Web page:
What’s required to decarbonise the UK economy?

8 March 2019
Government policy and increased investment is beginning to have an impact on understanding the potential sources of heat in our urban areas, this is a crucial move to ensure holistic energy planning.
CGI projection of completed projects, with Wembley Way approach in foreground

CGI projection of completed projects, with Wembley Way approach in foreground

Lucy Padfield

Director, Energy
T: +44 7967 799 431

Over the past few years ambitious policy to reduce climate changing emissions across the energy system has been the response from the UK, Welsh and Scottish governments, not least the recent Committee on Climate Change report about reducing emissions from UK homes. The two-pronged strategy of funding and changing legislation demonstrates their commitment. Notably for the District Heating sector there is £320m of government funding (Heat Networks Investment Project) available and an emerging consultation on regulating the market. In London, policy requiring district heating is more advanced, with large scale new developments adopting district heating, such as Wembley Park regeneration. In Scotland funding is driving new projects in Stirling and at Queens Quay; and the Scottish Government has consulted on the regulation of district heating.
The electricity market is experiencing rapid decarbonisation from technologies (such as wind and solar) whose generation fluctuates and is less predictable.  This creates a greater need for electricity storage capacity and intelligent systems that balance supply and demand. The decarbonisation of heat requires a move away from gas and oil, and the low carbon options for heat are now changing to heat pumps, solar thermal, fuel cells, biomass and electric heating.

The lifecycle costs of these alternatives is likely to be more expensive than a continued reliance on natural gas if society doesn’t undertake a far more strategic approach. For lower density areas – particularly domestic houses – scaling up of supply chains to deliver a large roll out of low carbon solutions is needed and this might allow alternative solutions to become competitive with gas boilers, but this brings other challenges including increasing stress on the power grid. Where population density is high however, rapid expansion of district heating is feasible.

Ramboll is currently part of a government push to identify potential heat networks across the country, including energy mapping and masterplanning projects in Colchester, St Albans and Hartlepool. This includes the mapping of heat demands across each area and identifying and assessing cost-effective opportunities for low carbon heat network development. Where possible, the studies will also consider opportunities for combined heating, cooling and power generation. The outcome of this work will demonstrate sustainable options for heat decarbonisation in these areas. and provide a route map to take feasible projects to feasibility and beyond. In addition, we are supporting energy system owners in the design and construction of innovative new energy centres and district heating systems at Wembley, Bunhill (using heat from the Tube), Stirling (using waste sewage heat) and Queens Quay (using heat from the Clyde).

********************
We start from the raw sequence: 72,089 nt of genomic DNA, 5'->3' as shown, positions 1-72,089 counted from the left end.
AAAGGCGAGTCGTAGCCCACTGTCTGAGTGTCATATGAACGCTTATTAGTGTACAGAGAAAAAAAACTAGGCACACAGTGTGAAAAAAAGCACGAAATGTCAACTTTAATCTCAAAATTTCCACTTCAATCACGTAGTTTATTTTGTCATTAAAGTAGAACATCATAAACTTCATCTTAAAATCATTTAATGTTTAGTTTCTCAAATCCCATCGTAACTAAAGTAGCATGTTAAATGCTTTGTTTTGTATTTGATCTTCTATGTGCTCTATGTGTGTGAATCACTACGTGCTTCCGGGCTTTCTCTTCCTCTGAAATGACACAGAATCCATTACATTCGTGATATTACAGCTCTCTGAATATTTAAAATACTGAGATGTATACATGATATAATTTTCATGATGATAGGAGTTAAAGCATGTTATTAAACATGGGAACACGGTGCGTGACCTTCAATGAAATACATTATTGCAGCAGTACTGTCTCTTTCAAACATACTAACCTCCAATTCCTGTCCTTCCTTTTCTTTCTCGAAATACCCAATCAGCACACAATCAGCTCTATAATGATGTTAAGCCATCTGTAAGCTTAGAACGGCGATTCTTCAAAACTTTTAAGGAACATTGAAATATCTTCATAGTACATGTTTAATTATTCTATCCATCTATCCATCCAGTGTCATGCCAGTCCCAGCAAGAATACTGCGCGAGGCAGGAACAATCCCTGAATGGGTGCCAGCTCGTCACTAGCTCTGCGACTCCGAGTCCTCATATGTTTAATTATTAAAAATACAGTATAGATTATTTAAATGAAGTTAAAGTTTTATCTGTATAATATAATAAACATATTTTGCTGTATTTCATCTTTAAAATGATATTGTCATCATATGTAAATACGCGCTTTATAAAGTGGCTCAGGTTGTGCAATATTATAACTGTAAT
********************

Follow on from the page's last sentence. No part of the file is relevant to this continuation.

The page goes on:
With the UK market fast evolving and trying to course a path that looks more at the whole energy system, understanding the potential of heat networks are a vital step. We just need to look to the examples set in Scandinavian cities to see the impact. Copenhagen for example has an ambitious target to become carbon neutral by 2025. Their integrated District Heating and Cooling system covering the City of Copenhagen and 24 surrounding municipalities has since the 1980s developed into a world-class system, which today covers 98% of the total heat demand in the district heating zones, mainly through CHP and waste-to-energy (but also moving to low temperature / low carbon heat sources). And in Oslo, where their climate and energy strategy to cut its fossil fuel emissions in half by 2030 and become fossil-free in 2050 takes a holistic approach to decarbonisation concerns, energy resources, energy production and distribution as well as energy consumption in all sectors.


CGI projection of completed projects, with Wembley Way approach in foreground

Wembley Park regeneration

When property developer Quintain embarked on transforming the long-neglected area surrounding the iconic Wembley stadium, into a new district and exciting hub, they sought Ramboll as an engineering partner who could fully realise their ambitious sustainability agenda.

Heat from the London metro is used for additional heating of 500 households

Bunhill 2 District Heating Network - Heating up London

Ramboll was commissioned by Islington Council in London to design and deliver a district-wide heating network to provide cheaper and greener heat to 1,350 homes plus community buildings in north London, using unwanted heat from the London Underground. 

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